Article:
In the very center of the gallery is a bed, decked out with sheets from Arcangel’s fashion line, Arcangel Surfware, which consists of comfortable clothing and household goods for Internet surfers. The sheets are patterned with colorful gradients produced in Photoshop, which can create seamless transitions between hues at the click of a mouse. Arcangel’s use of the gradient highlights the absurdity of the promise of self-expression offered by digital culture: it suggests that digital image-making involves making a choice from a closed set of options, and letting the software do the rest. Although they show that the most important aesthetic decision-making is done by computer scientists, not by users, the comfy bedsheets don’t foster a sense of anxiety about this state of affairs.
Arcangel also addresses vernacular cultures that are not Internet-specific, notably in his enigmatic pool noodles. Arcangel dresses up what are essentially manufacturing detritus repurposed as colorful flotation toys in little outfits and displays them as sculptures. Each adheres to a certain subcultural norm and typology. One, a “Webmaster,” wears a USB bracelet and Call of Duty wristband. Another, a “Screen-ager,” sports Beats by Dre headphones and carries a deadmau5 wallet chain.
For the noodles, like the computer user that emerges in Arcangel’s work, self-expression involves selecting among available options—in this case, by choosing and matching accessories that are identified with various kinds of subculture. While consumer culture provides only a range of preset templates within which to work, the noodles are surprisingly successful at conveying a sense of personal style. They seem so self-assured.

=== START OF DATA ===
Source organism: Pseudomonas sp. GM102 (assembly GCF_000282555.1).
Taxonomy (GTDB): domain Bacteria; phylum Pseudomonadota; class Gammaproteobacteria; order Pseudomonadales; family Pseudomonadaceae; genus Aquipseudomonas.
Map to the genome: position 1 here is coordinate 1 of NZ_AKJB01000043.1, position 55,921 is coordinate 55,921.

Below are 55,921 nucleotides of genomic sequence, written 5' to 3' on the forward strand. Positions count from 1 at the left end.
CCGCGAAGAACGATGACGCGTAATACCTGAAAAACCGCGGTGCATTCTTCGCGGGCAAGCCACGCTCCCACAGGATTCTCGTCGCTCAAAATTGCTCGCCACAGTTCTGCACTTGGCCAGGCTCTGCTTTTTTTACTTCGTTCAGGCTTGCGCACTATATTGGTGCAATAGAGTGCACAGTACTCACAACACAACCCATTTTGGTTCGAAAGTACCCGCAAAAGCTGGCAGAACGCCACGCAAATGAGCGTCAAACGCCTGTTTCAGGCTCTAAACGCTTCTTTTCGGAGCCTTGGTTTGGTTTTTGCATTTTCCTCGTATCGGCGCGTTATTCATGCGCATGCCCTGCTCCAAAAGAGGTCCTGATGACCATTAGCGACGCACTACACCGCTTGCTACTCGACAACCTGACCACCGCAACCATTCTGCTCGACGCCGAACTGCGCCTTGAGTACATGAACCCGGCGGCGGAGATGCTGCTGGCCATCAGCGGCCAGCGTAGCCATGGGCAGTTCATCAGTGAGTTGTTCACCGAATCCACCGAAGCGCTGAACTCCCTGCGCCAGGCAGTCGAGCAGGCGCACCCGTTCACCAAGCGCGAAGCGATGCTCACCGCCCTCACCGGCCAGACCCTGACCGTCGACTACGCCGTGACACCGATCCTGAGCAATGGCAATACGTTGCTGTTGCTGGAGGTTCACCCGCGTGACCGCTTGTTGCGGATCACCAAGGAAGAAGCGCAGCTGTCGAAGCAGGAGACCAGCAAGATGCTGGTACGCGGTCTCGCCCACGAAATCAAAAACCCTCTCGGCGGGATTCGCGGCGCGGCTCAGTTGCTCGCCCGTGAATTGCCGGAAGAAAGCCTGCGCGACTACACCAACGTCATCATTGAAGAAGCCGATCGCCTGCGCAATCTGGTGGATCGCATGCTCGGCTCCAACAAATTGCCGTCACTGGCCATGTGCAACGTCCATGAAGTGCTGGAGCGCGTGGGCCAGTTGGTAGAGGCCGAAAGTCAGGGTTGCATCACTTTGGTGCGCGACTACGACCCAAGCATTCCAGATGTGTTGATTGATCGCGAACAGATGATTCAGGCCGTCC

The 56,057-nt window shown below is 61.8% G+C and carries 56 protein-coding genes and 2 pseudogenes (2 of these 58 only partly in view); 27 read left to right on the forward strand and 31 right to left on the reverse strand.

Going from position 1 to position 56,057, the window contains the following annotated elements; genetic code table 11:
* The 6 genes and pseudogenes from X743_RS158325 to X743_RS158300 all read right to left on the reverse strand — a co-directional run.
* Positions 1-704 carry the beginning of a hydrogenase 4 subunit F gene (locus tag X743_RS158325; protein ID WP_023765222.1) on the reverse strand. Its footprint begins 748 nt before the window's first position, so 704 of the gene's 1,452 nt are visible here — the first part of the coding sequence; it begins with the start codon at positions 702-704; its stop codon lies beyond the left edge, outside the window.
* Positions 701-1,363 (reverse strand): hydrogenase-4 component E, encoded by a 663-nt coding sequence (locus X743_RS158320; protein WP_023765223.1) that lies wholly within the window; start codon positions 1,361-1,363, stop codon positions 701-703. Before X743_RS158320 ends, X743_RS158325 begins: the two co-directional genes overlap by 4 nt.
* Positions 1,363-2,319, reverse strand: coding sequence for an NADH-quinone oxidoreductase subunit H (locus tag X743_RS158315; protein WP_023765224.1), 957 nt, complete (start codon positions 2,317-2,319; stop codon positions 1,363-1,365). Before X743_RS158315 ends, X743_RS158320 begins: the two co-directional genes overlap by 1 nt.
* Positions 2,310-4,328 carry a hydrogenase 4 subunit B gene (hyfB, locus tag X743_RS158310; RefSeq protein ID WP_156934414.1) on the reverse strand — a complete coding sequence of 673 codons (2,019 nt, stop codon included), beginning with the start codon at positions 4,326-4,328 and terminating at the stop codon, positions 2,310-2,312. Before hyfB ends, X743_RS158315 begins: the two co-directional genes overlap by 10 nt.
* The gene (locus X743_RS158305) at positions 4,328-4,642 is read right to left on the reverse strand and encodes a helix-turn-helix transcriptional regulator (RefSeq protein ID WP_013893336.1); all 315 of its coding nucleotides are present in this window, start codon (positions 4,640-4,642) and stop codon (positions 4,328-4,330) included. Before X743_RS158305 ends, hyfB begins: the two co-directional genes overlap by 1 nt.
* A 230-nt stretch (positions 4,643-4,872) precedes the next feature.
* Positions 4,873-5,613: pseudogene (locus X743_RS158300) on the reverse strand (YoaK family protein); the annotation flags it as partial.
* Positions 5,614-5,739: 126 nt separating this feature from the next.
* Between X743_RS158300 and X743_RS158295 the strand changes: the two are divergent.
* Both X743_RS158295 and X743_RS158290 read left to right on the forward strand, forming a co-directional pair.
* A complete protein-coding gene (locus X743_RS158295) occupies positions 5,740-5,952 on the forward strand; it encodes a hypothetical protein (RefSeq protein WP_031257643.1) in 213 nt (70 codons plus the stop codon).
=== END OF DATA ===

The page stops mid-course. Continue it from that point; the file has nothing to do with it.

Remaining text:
It is notable that Arcangel grew up in the US, the land of consumer choice, while Lialina grew up under communism in the USSR—given that Arcangel focuses on the constraints of digital culture, while Lialina celebrates its proliferation of gestures and forms. Ultimately, though, both artists seem to share the belief that no system can fully contain users’ need to produce, to embed part of ourselves in something that can exceed the envelope of the body and travel through culture at large. In Asymmetrical Response, this is not a pure, mystical expression of an otherwise unknowable inner life, but a tactic for engaging with, inhabiting, and reframing the Best Buys and other institutions of power that define our lives.
Michael Connor is artistic director of Rhizome, where he is working on the ongoing online exhibition Net Art Anthology, which will re-stage 100 works of net art over the next two years. He has curated exhibitions and projects for Yarat, Baku, Cornerhouse, Manchester, the Museum of Moving Image, New York, ACMI, Melbourne, Bell Lightbox, Toronto, FACT, Liverpool, MocaTV, and BFI, London. His writing has appeared in anthologies such as You Are Here: Art After the Internet (Cornerhouse), Digital Video Abstraction (UCPress), and Television Becoming Unglued: The Emergence of Video Processing Tools (UChicago).